SEEK WISDOM, NOT VENGEANCE
Anger and rage from last week's terrorism acts have brought repeated calls for vengeance - not only against the terrorists, but against anyone who might have "harbored" them.
We need to seek compassionate justice for the 9/11 bombings, not vengeance. Vengeance creates only greater pain and suffering. Vengeance generates counter-violence - for endless generations. We've seen the result in Northern Ireland, in the Middle East. And we can, intentionally or accidentally, be wrong, as in Oklahoma City or the FBI attack on the Branch Daviaians. Our intelligence system is not infallible. Is our justice through the gun rather than the courts? Vengeance is not the answer.
Vengeance does not come of wisdom, nor of strength, nor of leadership. In its blindness, we would compound the grief and pain we have all felt. Having experienced its hell, have we the right to wish that on others? Having felt the pain of terrorism on innocent people ourselves, how can we write off the similar effects of our potential military retribution on other innocent civilians as "collateral damage"? If, in ignorance or arrogance, we directed it into an Islamic culture where ummah or community is held sacrosanct, we also, as the terrorists may hope, risk loosening jihad or holy war against us. And if we cause war abroad, we will have war in the streets at home. Our children will not be led blindly to another Vietnam.
Where are the values we claim to honor? Do unto others . . . Turn the other cheek . . . Father, forgive them; for they do know not what they do . . . . let those who are without sin cast the first stone . . .
The roots of terrorism touch us all. It is rare that any party to any disagreement is totally innocent. The CIA trained Osama Bin Laden, and continues to train terrorists in Georgia. The US has funded death squads in Central America and Colombia, and loosed sanctions and air strikes against civilians in Iraq. This nation is the largest supplier of "conventional weapons" in the world - weapons which fuel the starkest kind of terrorism from Indonesia to Africa. Should we be surprised when it finally returns to our own doorstep? US pilot-training schools unknowingly trained Tuesday's suicide-pilots - should we bomb the innocent people of Florida as well as those of Afghanistan? We all wonder today what we could have done which might have prevented Tuesday's devastation. Looking at our own actions, not seeking vengeance, is a vital first step.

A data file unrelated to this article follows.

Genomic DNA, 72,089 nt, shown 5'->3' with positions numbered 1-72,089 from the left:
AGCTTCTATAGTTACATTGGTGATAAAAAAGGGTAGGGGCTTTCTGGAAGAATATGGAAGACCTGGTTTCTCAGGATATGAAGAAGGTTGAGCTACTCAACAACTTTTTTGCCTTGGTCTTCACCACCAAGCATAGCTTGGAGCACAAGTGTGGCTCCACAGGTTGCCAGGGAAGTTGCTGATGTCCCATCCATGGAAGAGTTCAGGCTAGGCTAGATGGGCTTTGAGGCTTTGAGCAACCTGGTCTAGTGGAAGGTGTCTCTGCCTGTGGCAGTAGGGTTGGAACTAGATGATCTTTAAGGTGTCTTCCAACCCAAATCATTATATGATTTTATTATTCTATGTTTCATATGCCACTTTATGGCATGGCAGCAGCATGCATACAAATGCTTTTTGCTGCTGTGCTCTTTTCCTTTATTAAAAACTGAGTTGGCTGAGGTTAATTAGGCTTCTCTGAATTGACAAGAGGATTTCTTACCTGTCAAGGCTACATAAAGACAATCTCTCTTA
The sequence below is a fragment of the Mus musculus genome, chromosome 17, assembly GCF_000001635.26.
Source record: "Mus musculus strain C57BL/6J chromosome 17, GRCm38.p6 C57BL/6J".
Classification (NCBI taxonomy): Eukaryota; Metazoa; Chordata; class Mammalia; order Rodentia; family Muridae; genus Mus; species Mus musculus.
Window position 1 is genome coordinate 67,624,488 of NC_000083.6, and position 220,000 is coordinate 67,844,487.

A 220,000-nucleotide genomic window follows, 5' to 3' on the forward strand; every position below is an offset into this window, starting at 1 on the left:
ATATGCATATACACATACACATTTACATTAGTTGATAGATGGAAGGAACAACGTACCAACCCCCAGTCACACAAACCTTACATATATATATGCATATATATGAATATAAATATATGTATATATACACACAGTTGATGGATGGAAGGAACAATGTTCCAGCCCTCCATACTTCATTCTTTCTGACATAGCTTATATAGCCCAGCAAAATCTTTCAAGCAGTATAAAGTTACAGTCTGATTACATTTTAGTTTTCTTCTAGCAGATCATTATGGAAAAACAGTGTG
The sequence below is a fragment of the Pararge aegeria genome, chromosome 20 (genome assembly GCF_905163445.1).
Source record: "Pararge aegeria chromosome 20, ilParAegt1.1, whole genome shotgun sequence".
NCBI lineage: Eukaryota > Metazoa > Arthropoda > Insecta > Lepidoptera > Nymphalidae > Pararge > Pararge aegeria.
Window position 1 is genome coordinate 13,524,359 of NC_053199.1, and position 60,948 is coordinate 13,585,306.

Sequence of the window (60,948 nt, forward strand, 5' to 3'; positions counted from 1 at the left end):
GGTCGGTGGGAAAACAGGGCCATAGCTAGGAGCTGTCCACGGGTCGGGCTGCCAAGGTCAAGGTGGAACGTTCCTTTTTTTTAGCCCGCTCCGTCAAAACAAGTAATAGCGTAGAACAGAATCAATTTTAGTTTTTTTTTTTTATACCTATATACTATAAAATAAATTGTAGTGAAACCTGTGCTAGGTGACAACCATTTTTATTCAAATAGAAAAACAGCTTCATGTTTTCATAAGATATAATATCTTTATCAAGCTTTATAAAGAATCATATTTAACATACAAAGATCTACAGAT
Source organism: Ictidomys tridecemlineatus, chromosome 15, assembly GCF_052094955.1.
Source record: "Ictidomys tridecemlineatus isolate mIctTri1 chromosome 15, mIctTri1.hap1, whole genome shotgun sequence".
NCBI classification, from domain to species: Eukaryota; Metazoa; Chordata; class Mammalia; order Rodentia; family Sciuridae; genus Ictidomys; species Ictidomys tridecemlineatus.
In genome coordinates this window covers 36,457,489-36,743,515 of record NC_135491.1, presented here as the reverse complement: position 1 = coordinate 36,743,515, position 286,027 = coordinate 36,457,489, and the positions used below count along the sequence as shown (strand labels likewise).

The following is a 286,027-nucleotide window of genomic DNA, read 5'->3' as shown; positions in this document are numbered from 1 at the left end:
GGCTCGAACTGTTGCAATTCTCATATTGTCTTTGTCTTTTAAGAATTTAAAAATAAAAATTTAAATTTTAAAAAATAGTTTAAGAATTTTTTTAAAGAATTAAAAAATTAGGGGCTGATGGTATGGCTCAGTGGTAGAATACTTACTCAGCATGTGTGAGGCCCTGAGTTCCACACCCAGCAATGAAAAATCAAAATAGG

Violent forms of religious fundamentalism have arisen in every culture and every religion and every country in response to the fundamental violence, lack of compassion. and sense of the sacred in modern culture. They have arisen as a fight for personal, cultural, religious and spiritual survival; from deep and justified fears of the exclusion of the divine from public life; and as a desperate attempt to make spiritual values prevail in the modern world. They have arisen in response to a culture which is rightfully seen as having no light, no heart and no spirituality. We have repeatedly and violently destroyed other cultures, other religions, other people. We have created economic slavery in other countries and even our own, as demeaning and destructive as any in history. We all have profited from child-labor and abusive sweatshops abroad, giving marginally lower prices in our wasteful consumer goods. We have profited from foreign doctors, desperately needed in their own countries, lured to our hospitals through higher wages. We all have responsibility to seek understanding and righting of grievances, not revenge.